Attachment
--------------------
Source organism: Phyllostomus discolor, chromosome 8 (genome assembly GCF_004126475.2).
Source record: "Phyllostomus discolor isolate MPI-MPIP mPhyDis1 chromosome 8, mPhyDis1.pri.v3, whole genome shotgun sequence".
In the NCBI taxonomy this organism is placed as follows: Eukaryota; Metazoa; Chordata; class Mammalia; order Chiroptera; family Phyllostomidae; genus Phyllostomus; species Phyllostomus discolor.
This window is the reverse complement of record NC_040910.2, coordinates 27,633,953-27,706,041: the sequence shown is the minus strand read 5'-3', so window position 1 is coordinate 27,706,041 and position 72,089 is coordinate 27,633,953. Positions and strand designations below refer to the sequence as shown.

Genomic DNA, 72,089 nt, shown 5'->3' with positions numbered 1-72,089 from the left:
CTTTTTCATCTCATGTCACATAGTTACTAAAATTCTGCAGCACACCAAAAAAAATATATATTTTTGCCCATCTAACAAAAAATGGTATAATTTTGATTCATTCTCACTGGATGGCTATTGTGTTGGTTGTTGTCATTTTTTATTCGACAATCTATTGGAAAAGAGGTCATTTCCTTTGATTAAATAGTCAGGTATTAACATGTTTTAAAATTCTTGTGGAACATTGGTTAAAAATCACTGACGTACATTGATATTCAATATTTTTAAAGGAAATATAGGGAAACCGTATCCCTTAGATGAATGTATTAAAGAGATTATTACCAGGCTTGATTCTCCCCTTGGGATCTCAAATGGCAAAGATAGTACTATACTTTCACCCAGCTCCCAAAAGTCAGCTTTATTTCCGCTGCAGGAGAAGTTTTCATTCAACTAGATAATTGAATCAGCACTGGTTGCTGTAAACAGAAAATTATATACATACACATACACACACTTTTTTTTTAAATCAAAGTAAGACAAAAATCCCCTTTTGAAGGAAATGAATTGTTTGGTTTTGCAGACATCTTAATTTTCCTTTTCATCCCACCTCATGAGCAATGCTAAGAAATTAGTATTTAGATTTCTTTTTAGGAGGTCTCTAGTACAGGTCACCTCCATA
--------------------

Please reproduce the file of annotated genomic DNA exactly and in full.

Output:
Source organism: Phyllostomus discolor, chromosome 8 (genome assembly GCF_004126475.2).
Source record: "Phyllostomus discolor isolate MPI-MPIP mPhyDis1 chromosome 8, mPhyDis1.pri.v3, whole genome shotgun sequence".
In the NCBI taxonomy this organism is placed as follows: Eukaryota; Metazoa; Chordata; class Mammalia; order Chiroptera; family Phyllostomidae; genus Phyllostomus; species Phyllostomus discolor.
This window is the reverse complement of record NC_040910.2, coordinates 27,633,953-27,706,041: the sequence shown is the minus strand read 5'-3', so window position 1 is coordinate 27,706,041 and position 72,089 is coordinate 27,633,953. Positions and strand designations below refer to the sequence as shown.

Genomic DNA, 72,089 nt, shown 5'->3' with positions numbered 1-72,089 from the left:
CTTTTTCATCTCATGTCACATAGTTACTAAAATTCTGCAGCACACCAAAAAAAATATATATTTTTGCCCATCTAACAAAAAATGGTATAATTTTGATTCATTCTCACTGGATGGCTATTGTGTTGGTTGTTGTCATTTTTTATTCGACAATCTATTGGAAAAGAGGTCATTTCCTTTGATTAAATAGTCAGGTATTAACATGTTTTAAAATTCTTGTGGAACATTGGTTAAAAATCACTGACGTACATTGATATTCAATATTTTTAAAGGAAATATAGGGAAACCGTATCCCTTAGATGAATGTATTAAAGAGATTATTACCAGGCTTGATTCTCCCCTTGGGATCTCAAATGGCAAAGATAGTACTATACTTTCACCCAGCTCCCAAAAGTCAGCTTTATTTCCGCTGCAGGAGAAGTTTTCATTCAACTAGATAATTGAATCAGCACTGGTTGCTGTAAACAGAAAATTATATACATACACATACACACACTTTTTTTTTAAATCAAAGTAAGACAAAAATCCCCTTTTGAAGGAAATGAATTGTTTGGTTTTGCAGACATCTTAATTTTCCTTTTCATCCCACCTCATGAGCAATGCTAAGAAATTAGTATTTAGATTTCTTTTTAGGAGGTCTCTAGTACAGGTCACCTCCATA